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Some lawyers blamed for late delivery of judgment

Some lawyers blamed for late delivery of judgment

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The delay in the delivery of the judgment on the motion to inspect of the ballot boxes can be largely attributed to the failure of counsel on both sides to submit all relevant documents electronically.

Judge Esco Henry ruled on Tuesday that the ballot boxes in the Central Leeward constituency would not be inspected, because to allow the motion filed by the New Democratic Party (NDP) would be an abuse of the process of the court.

She had promised to give the long-awaited decision in January or February 2018.

Tuesday was February 27; the judgment being made towards the very end of the deadline stipulated by the High Court judge.

Before she gave her ruling, Henry asked counsel for the respondents and petitioners that they should send on that day, all affidavits, pleadings and skeleton arguments in MS Word format, as pursuant to the order of the court made on July 12, 2017, if they had not previously done so.

“This decision was promised in January or February 2018; it has taken a full two months to prepare,” she stated, explaining that the fact that the documents had not been sent, “largely is attributable for what might be considered by some to be a delay.”

In the postscript of her written judgment, Henry expanded on the comments she had made at the beginning of court, fully expressing her disappointment.

She did acknowledge that, “The two legal practitioners who did not fall into this category are Messieurs Grahame Bollers and Carlos James” and that, “Legal practitioners for the Petitioner Benjamin Exeter (New Democratic Party (NDP) candidate for Central Leeward) provided electronic copies of some, but not all documents, including their skeleton arguments/written submissions and affidavits sworn to by Mr Exeter.”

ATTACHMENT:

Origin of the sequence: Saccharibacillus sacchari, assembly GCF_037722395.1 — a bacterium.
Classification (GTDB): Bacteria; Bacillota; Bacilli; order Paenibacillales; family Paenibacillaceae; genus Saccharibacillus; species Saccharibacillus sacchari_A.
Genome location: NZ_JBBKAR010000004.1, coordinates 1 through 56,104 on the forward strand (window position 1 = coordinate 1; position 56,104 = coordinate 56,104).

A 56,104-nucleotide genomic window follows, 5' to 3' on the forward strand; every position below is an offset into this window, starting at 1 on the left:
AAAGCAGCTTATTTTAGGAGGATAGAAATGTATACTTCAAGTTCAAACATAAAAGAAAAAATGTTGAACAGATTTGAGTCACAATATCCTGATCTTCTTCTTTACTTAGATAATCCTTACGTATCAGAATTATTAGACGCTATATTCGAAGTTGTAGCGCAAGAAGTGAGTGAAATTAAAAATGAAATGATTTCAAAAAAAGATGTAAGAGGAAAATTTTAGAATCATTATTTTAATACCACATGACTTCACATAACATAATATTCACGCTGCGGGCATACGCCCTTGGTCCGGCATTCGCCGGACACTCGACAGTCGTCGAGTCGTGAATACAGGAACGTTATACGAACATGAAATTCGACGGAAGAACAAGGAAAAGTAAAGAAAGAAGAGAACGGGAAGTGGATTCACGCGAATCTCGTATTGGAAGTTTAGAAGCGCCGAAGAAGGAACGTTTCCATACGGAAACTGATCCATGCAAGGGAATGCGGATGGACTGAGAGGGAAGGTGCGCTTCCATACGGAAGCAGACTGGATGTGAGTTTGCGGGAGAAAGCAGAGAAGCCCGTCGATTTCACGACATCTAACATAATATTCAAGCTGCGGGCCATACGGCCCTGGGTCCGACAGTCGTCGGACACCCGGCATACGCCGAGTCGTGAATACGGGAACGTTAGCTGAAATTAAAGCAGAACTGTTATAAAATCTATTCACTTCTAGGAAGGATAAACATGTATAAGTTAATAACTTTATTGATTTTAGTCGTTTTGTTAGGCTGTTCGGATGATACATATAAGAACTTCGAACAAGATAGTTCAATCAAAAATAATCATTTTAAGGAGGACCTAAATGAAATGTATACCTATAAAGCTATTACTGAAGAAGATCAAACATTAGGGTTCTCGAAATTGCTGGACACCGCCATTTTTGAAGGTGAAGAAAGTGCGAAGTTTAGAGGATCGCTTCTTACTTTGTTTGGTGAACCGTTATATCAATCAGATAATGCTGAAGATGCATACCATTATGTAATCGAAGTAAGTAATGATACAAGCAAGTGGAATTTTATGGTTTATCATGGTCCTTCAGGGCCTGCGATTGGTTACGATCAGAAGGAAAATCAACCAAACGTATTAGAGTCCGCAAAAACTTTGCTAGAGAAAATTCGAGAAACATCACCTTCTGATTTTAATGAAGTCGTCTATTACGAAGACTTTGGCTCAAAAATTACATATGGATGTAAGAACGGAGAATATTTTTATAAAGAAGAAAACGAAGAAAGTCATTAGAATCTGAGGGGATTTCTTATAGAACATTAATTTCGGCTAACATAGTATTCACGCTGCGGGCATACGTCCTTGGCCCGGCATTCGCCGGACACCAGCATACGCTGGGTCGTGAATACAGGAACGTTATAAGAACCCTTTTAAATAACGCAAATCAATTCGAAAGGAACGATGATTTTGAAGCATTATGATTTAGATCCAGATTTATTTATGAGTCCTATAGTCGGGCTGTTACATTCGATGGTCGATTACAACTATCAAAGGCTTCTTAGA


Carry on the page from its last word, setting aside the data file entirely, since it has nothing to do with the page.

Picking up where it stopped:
Regardless, she was not impressed with the general lack of adherence to the court order saying, “Whether it was due to inadvertence, design or otherwise, the flouting of the court’s order in a case of some significance in which no less than 10 legal practitioners appear on the record, is frightening and cause for concern.”

She stated that this did not reflect well on the state of affairs of the administration of justice, especially since some of the ‘region’s leading lawyers’ are involved in the case.

Additionally, it “militates against the expeditious dispatch of the court’s work, since the judge must of necessity sit to reconstruct the relevant portions of pleadings, affidavits and exhibits, instead of cutting, pasting and adjusting in a more timely fashion as permitted by the technology,” she stated.

She ended by concluding, “Suffice it to say, that if this is how the legal practitioners intend to conduct themselves during this matter, it is unlikely that the final decision will be rendered within the timelines contemplated by the Court of Appeal, when it sent this matter back to the High Court for determination in March 2017.”

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